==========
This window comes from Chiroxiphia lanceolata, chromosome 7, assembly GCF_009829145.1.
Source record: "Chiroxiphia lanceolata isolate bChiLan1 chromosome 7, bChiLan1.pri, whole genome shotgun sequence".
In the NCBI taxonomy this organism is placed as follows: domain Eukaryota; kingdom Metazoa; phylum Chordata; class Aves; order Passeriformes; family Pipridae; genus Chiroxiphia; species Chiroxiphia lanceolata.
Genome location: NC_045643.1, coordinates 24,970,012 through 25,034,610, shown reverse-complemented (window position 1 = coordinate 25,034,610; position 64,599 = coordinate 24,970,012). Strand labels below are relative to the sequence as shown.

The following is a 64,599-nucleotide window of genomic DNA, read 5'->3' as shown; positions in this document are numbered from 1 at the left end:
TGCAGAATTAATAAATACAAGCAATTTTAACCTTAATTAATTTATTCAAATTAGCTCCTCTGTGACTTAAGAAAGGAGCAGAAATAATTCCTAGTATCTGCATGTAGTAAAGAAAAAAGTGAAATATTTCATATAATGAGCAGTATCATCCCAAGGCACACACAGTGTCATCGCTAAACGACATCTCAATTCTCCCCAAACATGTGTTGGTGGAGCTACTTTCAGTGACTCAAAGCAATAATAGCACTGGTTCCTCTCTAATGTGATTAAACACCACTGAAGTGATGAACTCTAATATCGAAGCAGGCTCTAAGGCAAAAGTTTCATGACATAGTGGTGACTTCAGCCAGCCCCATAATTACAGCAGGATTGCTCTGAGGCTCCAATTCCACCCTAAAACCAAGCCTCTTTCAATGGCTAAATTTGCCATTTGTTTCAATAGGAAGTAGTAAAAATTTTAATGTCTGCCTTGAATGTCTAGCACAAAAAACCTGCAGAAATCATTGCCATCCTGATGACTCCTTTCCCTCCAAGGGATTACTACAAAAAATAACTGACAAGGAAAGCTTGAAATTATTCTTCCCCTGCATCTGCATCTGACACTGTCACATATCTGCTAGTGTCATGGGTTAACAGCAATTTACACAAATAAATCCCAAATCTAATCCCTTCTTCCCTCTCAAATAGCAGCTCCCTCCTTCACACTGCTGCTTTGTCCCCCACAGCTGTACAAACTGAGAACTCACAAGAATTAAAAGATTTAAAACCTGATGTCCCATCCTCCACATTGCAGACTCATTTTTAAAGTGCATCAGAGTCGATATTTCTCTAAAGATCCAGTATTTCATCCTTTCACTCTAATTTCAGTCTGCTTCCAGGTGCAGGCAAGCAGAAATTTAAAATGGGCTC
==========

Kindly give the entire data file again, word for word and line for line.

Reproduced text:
This window comes from Chiroxiphia lanceolata, chromosome 7, assembly GCF_009829145.1.
Source record: "Chiroxiphia lanceolata isolate bChiLan1 chromosome 7, bChiLan1.pri, whole genome shotgun sequence".
In the NCBI taxonomy this organism is placed as follows: domain Eukaryota; kingdom Metazoa; phylum Chordata; class Aves; order Passeriformes; family Pipridae; genus Chiroxiphia; species Chiroxiphia lanceolata.
Genome location: NC_045643.1, coordinates 24,970,012 through 25,034,610, shown reverse-complemented (window position 1 = coordinate 25,034,610; position 64,599 = coordinate 24,970,012). Strand labels below are relative to the sequence as shown.

The following is a 64,599-nucleotide window of genomic DNA, read 5'->3' as shown; positions in this document are numbered from 1 at the left end:
TGCAGAATTAATAAATACAAGCAATTTTAACCTTAATTAATTTATTCAAATTAGCTCCTCTGTGACTTAAGAAAGGAGCAGAAATAATTCCTAGTATCTGCATGTAGTAAAGAAAAAAGTGAAATATTTCATATAATGAGCAGTATCATCCCAAGGCACACACAGTGTCATCGCTAAACGACATCTCAATTCTCCCCAAACATGTGTTGGTGGAGCTACTTTCAGTGACTCAAAGCAATAATAGCACTGGTTCCTCTCTAATGTGATTAAACACCACTGAAGTGATGAACTCTAATATCGAAGCAGGCTCTAAGGCAAAAGTTTCATGACATAGTGGTGACTTCAGCCAGCCCCATAATTACAGCAGGATTGCTCTGAGGCTCCAATTCCACCCTAAAACCAAGCCTCTTTCAATGGCTAAATTTGCCATTTGTTTCAATAGGAAGTAGTAAAAATTTTAATGTCTGCCTTGAATGTCTAGCACAAAAAACCTGCAGAAATCATTGCCATCCTGATGACTCCTTTCCCTCCAAGGGATTACTACAAAAAATAACTGACAAGGAAAGCTTGAAATTATTCTTCCCCTGCATCTGCATCTGACACTGTCACATATCTGCTAGTGTCATGGGTTAACAGCAATTTACACAAATAAATCCCAAATCTAATCCCTTCTTCCCTCTCAAATAGCAGCTCCCTCCTTCACACTGCTGCTTTGTCCCCCACAGCTGTACAAACTGAGAACTCACAAGAATTAAAAGATTTAAAACCTGATGTCCCATCCTCCACATTGCAGACTCATTTTTAAAGTGCATCAGAGTCGATATTTCTCTAAAGATCCAGTATTTCATCCTTTCACTCTAATTTCAGTCTGCTTCCAGGTGCAGGCAAGCAGAAATTTAAAATGGGCTC